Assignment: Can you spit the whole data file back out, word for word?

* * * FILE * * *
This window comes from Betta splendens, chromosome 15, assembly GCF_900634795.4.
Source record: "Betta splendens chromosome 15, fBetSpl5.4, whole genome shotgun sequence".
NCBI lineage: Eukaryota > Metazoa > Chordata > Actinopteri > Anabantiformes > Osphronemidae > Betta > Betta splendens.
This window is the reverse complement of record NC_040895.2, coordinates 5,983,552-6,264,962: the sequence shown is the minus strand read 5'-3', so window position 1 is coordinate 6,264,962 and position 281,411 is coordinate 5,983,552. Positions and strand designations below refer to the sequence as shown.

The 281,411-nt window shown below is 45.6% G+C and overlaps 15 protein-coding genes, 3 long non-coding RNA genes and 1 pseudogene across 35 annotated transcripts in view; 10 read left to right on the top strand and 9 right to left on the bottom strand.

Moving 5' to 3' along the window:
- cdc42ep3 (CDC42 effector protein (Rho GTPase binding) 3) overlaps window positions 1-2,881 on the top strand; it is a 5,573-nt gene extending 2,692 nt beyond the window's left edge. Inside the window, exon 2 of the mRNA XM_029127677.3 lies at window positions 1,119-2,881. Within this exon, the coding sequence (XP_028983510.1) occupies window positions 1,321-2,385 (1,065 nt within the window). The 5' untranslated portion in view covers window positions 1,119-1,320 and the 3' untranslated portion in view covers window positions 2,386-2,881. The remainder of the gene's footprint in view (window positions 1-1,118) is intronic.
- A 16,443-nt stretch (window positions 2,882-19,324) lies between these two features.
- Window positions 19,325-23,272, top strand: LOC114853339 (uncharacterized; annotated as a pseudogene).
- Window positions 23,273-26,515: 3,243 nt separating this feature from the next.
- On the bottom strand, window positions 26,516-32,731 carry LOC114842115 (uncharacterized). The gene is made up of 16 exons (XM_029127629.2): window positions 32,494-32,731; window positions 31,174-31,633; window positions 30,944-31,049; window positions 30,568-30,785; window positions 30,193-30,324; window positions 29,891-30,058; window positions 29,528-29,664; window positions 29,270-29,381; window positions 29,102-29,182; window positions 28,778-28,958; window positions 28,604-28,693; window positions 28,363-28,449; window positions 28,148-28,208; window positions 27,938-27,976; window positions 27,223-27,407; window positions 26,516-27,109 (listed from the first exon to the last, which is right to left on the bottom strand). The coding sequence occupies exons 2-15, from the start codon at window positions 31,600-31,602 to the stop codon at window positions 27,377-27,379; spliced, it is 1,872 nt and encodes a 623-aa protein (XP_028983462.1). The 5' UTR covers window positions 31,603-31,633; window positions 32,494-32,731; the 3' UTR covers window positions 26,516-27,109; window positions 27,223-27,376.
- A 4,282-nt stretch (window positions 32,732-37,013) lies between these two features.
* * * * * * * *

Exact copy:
This window comes from Betta splendens, chromosome 15, assembly GCF_900634795.4.
Source record: "Betta splendens chromosome 15, fBetSpl5.4, whole genome shotgun sequence".
NCBI lineage: Eukaryota > Metazoa > Chordata > Actinopteri > Anabantiformes > Osphronemidae > Betta > Betta splendens.
This window is the reverse complement of record NC_040895.2, coordinates 5,983,552-6,264,962: the sequence shown is the minus strand read 5'-3', so window position 1 is coordinate 6,264,962 and position 281,411 is coordinate 5,983,552. Positions and strand designations below refer to the sequence as shown.

The 281,411-nt window shown below is 45.6% G+C and overlaps 15 protein-coding genes, 3 long non-coding RNA genes and 1 pseudogene across 35 annotated transcripts in view; 10 read left to right on the top strand and 9 right to left on the bottom strand.

Moving 5' to 3' along the window:
- cdc42ep3 (CDC42 effector protein (Rho GTPase binding) 3) overlaps window positions 1-2,881 on the top strand; it is a 5,573-nt gene extending 2,692 nt beyond the window's left edge. Inside the window, exon 2 of the mRNA XM_029127677.3 lies at window positions 1,119-2,881. Within this exon, the coding sequence (XP_028983510.1) occupies window positions 1,321-2,385 (1,065 nt within the window). The 5' untranslated portion in view covers window positions 1,119-1,320 and the 3' untranslated portion in view covers window positions 2,386-2,881. The remainder of the gene's footprint in view (window positions 1-1,118) is intronic.
- A 16,443-nt stretch (window positions 2,882-19,324) lies between these two features.
- Window positions 19,325-23,272, top strand: LOC114853339 (uncharacterized; annotated as a pseudogene).
- Window positions 23,273-26,515: 3,243 nt separating this feature from the next.
- On the bottom strand, window positions 26,516-32,731 carry LOC114842115 (uncharacterized). The gene is made up of 16 exons (XM_029127629.2): window positions 32,494-32,731; window positions 31,174-31,633; window positions 30,944-31,049; window positions 30,568-30,785; window positions 30,193-30,324; window positions 29,891-30,058; window positions 29,528-29,664; window positions 29,270-29,381; window positions 29,102-29,182; window positions 28,778-28,958; window positions 28,604-28,693; window positions 28,363-28,449; window positions 28,148-28,208; window positions 27,938-27,976; window positions 27,223-27,407; window positions 26,516-27,109 (listed from the first exon to the last, which is right to left on the bottom strand). The coding sequence occupies exons 2-15, from the start codon at window positions 31,600-31,602 to the stop codon at window positions 27,377-27,379; spliced, it is 1,872 nt and encodes a 623-aa protein (XP_028983462.1). The 5' UTR covers window positions 31,603-31,633; window positions 32,494-32,731; the 3' UTR covers window positions 26,516-27,109; window positions 27,223-27,376.
- A 4,282-nt stretch (window positions 32,732-37,013) lies between these two features.